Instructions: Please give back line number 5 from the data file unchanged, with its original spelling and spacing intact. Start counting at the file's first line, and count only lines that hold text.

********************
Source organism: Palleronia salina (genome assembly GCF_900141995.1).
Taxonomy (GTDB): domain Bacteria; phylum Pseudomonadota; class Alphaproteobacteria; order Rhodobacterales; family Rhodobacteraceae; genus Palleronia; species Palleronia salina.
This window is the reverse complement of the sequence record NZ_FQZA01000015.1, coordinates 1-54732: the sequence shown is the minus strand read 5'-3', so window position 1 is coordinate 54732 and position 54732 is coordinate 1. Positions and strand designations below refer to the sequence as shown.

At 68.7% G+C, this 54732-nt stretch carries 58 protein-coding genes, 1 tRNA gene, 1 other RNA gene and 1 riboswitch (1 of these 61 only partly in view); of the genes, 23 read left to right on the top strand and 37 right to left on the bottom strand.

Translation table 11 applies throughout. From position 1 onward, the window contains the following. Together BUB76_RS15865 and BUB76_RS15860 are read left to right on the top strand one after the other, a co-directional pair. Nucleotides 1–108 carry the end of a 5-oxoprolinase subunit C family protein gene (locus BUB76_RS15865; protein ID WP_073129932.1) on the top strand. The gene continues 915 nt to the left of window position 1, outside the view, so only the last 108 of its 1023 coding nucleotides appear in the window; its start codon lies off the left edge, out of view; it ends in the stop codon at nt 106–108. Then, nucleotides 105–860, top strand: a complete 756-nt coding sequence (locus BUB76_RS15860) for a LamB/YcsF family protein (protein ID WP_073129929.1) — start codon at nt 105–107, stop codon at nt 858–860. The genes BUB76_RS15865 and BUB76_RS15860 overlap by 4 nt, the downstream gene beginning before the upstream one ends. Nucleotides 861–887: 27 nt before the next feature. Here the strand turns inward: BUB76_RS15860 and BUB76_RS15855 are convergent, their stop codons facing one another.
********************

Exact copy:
Translation table 11 applies throughout. From position 1 onward, the window contains the following. Together BUB76_RS15865 and BUB76_RS15860 are read left to right on the top strand one after the other, a co-directional pair. Nucleotides 1–108 carry the end of a 5-oxoprolinase subunit C family protein gene (locus BUB76_RS15865; protein ID WP_073129932.1) on the top strand. The gene continues 915 nt to the left of window position 1, outside the view, so only the last 108 of its 1023 coding nucleotides appear in the window; its start codon lies off the left edge, out of view; it ends in the stop codon at nt 106–108. Then, nucleotides 105–860, top strand: a complete 756-nt coding sequence (locus BUB76_RS15860) for a LamB/YcsF family protein (protein ID WP_073129929.1) — start codon at nt 105–107, stop codon at nt 858–860. The genes BUB76_RS15865 and BUB76_RS15860 overlap by 4 nt, the downstream gene beginning before the upstream one ends. Nucleotides 861–887: 27 nt before the next feature. Here the strand turns inward: BUB76_RS15860 and BUB76_RS15855 are convergent, their stop codons facing one another.